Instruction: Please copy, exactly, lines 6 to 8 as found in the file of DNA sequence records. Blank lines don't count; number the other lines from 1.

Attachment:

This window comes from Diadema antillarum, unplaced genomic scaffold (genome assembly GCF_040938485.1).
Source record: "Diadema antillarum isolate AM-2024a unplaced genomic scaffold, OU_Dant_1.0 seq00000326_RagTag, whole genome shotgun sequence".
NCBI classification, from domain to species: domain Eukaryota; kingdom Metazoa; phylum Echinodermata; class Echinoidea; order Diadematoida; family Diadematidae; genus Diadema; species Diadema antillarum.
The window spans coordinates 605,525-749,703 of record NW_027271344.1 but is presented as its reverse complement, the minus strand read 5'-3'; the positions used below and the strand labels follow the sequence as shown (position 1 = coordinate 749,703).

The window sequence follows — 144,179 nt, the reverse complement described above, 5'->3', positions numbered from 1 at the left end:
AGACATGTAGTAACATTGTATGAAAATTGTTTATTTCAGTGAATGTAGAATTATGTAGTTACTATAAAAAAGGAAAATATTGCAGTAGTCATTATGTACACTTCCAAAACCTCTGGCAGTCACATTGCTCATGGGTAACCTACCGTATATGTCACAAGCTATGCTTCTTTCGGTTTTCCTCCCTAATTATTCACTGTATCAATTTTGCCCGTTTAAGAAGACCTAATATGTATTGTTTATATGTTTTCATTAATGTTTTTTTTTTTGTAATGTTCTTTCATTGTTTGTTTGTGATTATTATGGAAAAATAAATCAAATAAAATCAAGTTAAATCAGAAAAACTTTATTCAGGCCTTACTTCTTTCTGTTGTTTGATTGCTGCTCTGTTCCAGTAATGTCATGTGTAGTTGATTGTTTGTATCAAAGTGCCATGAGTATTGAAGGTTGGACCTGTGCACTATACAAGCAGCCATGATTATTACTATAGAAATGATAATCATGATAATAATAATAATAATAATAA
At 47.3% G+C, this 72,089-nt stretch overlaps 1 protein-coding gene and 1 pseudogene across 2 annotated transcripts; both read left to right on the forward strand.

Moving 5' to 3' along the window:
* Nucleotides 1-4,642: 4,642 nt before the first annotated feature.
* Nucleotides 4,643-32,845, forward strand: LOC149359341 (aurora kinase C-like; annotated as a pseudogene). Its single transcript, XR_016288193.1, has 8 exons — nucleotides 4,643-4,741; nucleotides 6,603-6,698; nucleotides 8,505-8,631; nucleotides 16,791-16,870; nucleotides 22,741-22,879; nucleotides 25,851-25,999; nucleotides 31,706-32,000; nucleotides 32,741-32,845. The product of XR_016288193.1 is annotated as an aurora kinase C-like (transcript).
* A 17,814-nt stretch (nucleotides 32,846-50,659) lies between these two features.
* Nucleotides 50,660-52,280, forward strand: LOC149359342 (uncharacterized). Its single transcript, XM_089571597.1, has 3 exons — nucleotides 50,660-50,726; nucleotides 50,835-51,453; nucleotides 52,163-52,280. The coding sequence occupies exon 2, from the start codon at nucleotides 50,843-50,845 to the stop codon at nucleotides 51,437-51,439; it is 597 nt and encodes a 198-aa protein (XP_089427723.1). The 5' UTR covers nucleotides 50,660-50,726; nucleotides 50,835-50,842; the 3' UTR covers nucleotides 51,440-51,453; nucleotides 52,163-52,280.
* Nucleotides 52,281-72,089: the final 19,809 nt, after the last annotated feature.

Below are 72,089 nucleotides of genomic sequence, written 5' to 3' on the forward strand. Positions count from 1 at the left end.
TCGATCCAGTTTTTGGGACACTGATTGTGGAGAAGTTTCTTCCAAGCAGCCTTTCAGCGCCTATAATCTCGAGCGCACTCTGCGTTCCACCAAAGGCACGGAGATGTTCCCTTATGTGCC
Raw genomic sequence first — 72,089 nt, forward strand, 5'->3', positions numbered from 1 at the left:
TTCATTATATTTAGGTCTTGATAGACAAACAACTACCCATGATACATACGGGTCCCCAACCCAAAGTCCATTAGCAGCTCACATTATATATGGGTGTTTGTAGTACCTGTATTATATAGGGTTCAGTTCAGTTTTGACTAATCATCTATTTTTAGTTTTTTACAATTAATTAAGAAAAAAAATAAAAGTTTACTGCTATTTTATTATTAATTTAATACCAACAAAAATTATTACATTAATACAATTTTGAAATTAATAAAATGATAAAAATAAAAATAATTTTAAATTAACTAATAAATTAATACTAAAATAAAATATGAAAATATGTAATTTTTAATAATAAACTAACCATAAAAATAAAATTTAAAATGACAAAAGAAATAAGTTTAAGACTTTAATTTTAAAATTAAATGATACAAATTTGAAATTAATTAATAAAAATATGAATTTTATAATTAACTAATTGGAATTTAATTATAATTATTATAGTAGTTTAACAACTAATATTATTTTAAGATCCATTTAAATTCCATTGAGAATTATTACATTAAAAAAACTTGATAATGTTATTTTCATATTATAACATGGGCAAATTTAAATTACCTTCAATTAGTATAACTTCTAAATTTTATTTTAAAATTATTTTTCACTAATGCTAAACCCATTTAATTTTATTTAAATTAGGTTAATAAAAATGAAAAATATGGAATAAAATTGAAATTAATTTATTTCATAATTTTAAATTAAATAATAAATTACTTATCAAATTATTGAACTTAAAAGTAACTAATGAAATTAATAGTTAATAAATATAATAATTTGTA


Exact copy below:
AGACATGTAGTAACATTGTATGAAAATTGTTTATTTCAGTGAATGTAGAATTATGTAGTTACTATAAAAAAGGAAAATATTGCAGTAGTCATTATGTACACTTCCAAAACCTCTGGCAGTCACATTGCTCATGGGTAACCTACCGTATATGTCACAAGCTATGCTTCTTTCGGTTTTCCTCCCTAATTATTCACTGTATCAATTTTGCCCGTTTAAGAAGACCTAATATGTATTGTTTATATGTTTTCATTAATGTTTTTTTTTTTGTAATGTTCTTTCATTGTTTGTTTGTGATTATTATGGAAAAATAAATCAAATAAAATCAAGTTAAATCAGAAAAACTTTATTCAGGCCTTACTTCTTTCTGTTGTTTGATTGCTGCTCTGTTCCAGTAATGTCATGTGTAGTTGATTGTTTGTATCAAAGTGCCATGAGTATTGAAGGTTGGACCTGTGCACTATACAAGCAGCCATGATTATTACTATAGAAATGATAATCATGATAATAATAATAATAATAATAA
At 47.3% G+C, this 72,089-nt stretch overlaps 1 protein-coding gene and 1 pseudogene across 2 annotated transcripts; both read left to right on the forward strand.

Moving 5' to 3' along the window: